Wednesday Sunny, with a high near 65. Breezy, with a west wind 8 to 13 mph increasing to 20 to 25 mph in the afternoon. Winds could gust as high as 39 mph.
Wednesday Night Mostly clear, with a low around 43. Breezy, with a northwest wind 18 to 23 mph decreasing to 8 to 13 mph after midnight. Winds could gust as high as 34 mph.
This month, Bay Ridge gets a bike lane:
Corridor safety improvements beginning this month on 86th St between 3rd Ave and Shore Rd in #Brooklyn will:— NYC DOT (@NYC_DOT) April 2, 2019
🚲Add #bikenyc lanes
⬅️Create simpler, safer left turns
🚶♂️Create safer pedestrian crossings pic.twitter.com/APTjIcdFxJ
And lots is happening in Queens:
Check out the #BigJump April newsletter for info about events in Queens this month, including #WeekendWalks, @BrownBikeGirl #bikenyc classes & rides, training rides for #TDFBBT, plus DOT’s Bike program is #NowHiring two interns: https://t.co/TTCew0aqoJ pic.twitter.com/FsSXJRbH0Y— NYC DOT (@NYC_DOT) April 2, 2019
Watch out for ticketing as always:
Just got a $50 ticket for “improper use of a bicycle” in the bike lane at 1st Ave and 20th St. A few years ago I would have emphatically told the officer what I think of the NYPD’s traffic enforcement priorities.— JW Mason (@JWMason1) April 2, 2019
Ticketing has also been reported on the Brooklyn side of the Manhattan Bridge and on the Hudson River Greenway.
Sometimes though it's just "outreach;"
And sometimes the NYPD uses Twitter for good:
If you are referring to the bicycle traveling north around the .07 mark of the video clip, that bike is traveling in the marked bike lane, not on the sidewalk.— NYPD 19th Precinct (@NYPD19Pct) April 2, 2019
Hopefully once congestion pricing goes into effect we'll find fewer drivers parked in the bike lane. Either that or they'll think their congestion fee entitles them to do just that, we'll have to wait and see. Either way, if it works other cities may follow:
New York will charge drivers to enter Manhattan’s most congested neighborhoods. Will other crowded cities follow suit? https://t.co/jlMsW8pB6i— NYT Metro (@NYTMetro) April 2, 2019
“New York’s use of congestion pricing could be a game-changer,” said Travis Brouwer, an assistant transportation director in Oregon, which has considered congestion pricing for traffic-jammed Portland.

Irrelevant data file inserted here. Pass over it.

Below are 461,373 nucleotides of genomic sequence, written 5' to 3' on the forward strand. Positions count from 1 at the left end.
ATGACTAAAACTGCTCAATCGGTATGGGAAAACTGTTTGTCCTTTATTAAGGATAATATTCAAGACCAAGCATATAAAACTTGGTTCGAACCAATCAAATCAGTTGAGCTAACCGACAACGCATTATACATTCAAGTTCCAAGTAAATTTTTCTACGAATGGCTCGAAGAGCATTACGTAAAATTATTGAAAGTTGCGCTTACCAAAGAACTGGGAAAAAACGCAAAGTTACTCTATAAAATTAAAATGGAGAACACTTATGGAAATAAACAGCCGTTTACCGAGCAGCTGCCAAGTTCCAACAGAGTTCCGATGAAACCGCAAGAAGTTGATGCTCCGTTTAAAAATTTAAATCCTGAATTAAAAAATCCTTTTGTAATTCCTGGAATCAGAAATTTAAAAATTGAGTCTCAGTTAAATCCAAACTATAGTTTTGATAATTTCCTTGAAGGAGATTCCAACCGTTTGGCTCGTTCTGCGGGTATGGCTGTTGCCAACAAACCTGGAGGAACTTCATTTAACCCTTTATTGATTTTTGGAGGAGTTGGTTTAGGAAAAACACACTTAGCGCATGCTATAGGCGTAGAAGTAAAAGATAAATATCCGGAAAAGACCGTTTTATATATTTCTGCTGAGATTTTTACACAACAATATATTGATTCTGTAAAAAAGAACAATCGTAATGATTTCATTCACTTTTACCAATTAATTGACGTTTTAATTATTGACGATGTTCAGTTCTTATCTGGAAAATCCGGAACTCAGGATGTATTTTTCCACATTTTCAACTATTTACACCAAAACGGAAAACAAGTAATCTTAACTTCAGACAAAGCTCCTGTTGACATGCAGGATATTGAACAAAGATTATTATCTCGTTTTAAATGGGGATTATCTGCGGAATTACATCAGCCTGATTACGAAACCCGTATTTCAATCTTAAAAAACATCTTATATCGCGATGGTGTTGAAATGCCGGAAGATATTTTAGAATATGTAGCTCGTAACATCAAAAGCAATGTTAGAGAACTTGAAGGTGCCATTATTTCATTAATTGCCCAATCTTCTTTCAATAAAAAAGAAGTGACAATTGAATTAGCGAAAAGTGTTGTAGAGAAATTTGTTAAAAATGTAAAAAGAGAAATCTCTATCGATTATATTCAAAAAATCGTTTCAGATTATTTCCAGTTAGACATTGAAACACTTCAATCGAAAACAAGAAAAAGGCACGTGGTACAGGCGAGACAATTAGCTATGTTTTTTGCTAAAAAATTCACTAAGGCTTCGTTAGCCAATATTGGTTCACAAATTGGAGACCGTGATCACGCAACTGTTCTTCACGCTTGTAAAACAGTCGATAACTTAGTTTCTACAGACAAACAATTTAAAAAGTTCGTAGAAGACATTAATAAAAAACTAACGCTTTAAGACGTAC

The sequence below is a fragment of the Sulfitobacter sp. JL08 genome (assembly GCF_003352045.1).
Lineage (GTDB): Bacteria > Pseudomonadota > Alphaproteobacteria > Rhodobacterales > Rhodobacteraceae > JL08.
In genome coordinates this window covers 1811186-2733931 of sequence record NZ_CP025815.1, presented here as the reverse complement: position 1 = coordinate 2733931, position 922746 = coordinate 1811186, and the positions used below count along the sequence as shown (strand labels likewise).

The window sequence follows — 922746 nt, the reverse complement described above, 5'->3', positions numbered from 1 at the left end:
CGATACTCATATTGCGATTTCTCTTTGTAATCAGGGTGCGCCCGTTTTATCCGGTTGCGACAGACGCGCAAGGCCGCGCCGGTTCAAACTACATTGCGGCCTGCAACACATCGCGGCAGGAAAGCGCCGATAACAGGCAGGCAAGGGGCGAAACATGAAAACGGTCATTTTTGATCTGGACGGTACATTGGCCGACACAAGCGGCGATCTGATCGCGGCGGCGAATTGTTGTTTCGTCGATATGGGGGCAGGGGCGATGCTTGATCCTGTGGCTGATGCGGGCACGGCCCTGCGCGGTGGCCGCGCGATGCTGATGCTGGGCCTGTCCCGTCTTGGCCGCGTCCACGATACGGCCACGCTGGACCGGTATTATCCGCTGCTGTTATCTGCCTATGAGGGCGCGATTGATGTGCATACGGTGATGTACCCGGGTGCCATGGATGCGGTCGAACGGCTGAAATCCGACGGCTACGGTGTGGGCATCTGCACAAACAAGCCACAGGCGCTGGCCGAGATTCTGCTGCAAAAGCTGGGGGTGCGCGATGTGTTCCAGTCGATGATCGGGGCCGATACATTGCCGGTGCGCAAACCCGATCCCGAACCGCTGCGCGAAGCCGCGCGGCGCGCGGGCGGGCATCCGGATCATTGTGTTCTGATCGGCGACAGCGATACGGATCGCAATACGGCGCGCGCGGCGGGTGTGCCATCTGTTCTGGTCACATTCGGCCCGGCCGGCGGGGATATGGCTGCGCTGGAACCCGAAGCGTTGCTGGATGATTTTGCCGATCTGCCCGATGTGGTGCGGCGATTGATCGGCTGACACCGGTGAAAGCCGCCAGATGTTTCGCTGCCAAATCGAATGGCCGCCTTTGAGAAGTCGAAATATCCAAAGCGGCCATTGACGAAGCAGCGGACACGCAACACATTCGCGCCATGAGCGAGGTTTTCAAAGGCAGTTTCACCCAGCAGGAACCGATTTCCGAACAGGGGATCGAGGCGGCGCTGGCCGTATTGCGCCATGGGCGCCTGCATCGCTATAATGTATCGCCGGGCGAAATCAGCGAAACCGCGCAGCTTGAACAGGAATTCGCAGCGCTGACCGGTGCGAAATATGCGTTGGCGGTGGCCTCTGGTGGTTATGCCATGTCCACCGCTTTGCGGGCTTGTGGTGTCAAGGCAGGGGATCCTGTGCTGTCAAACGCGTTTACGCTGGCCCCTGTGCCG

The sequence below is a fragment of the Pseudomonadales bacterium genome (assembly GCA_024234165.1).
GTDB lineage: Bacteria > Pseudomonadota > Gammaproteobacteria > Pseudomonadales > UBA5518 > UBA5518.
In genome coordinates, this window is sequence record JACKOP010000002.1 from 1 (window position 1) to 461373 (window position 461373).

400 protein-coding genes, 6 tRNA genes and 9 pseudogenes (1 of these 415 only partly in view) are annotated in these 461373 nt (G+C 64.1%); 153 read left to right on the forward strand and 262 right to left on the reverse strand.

“If New York City can prove that congestion pricing can work and gain public acceptance, it could give cities like Portland a boost as we look to introduce pricing.”
And ironically Jersey City is threatening to do just that:
“We can do the same thing,” Jersey City Mayor Steve Fulop told NJ.com a day after lawmakers in Albany approved a toll for drivers heading into downtown Manhattan.
“If NY does a commuter tax that only funds @MTA + exempts NYC residents from the tax – why should NJ not implement a commuter tax on NYC residents leaving NYC that exempts NJ residents so WE can fund our transit,” he tweeted Monday.
Hey, nobody's stopping you.
But while congestion pricing may be moving forward, e-scooter legalization may have lost a bit of momentum:
The governor's office says they fought for the measure along with the rest of their agenda, but neither the State Assembly or the State Senate included it in their budget proposals, indicating that getting it passed will be difficult.
A package of City Council legislation that would legalize e-bikes and e-scooters needed Cuomo's proposal to pass first. The bills seek to end what is seen by many as a double-standard on New York City's streets: while Citi Bike is allowed to deploy 4,000 pedal-assist e-bikes, delivery cyclists who rely on the throttle-powered e-bikes for their livelihoods are fined and have their bikes confiscated. Bird and other scooter companies want the legislation to pass so they can flood neighborhoods with the kind of electric-powered scooters that have become popular in Portland, San Francisco, and Mexico City.
Sadly we can only focus on one non-car-centric transit policy at a time.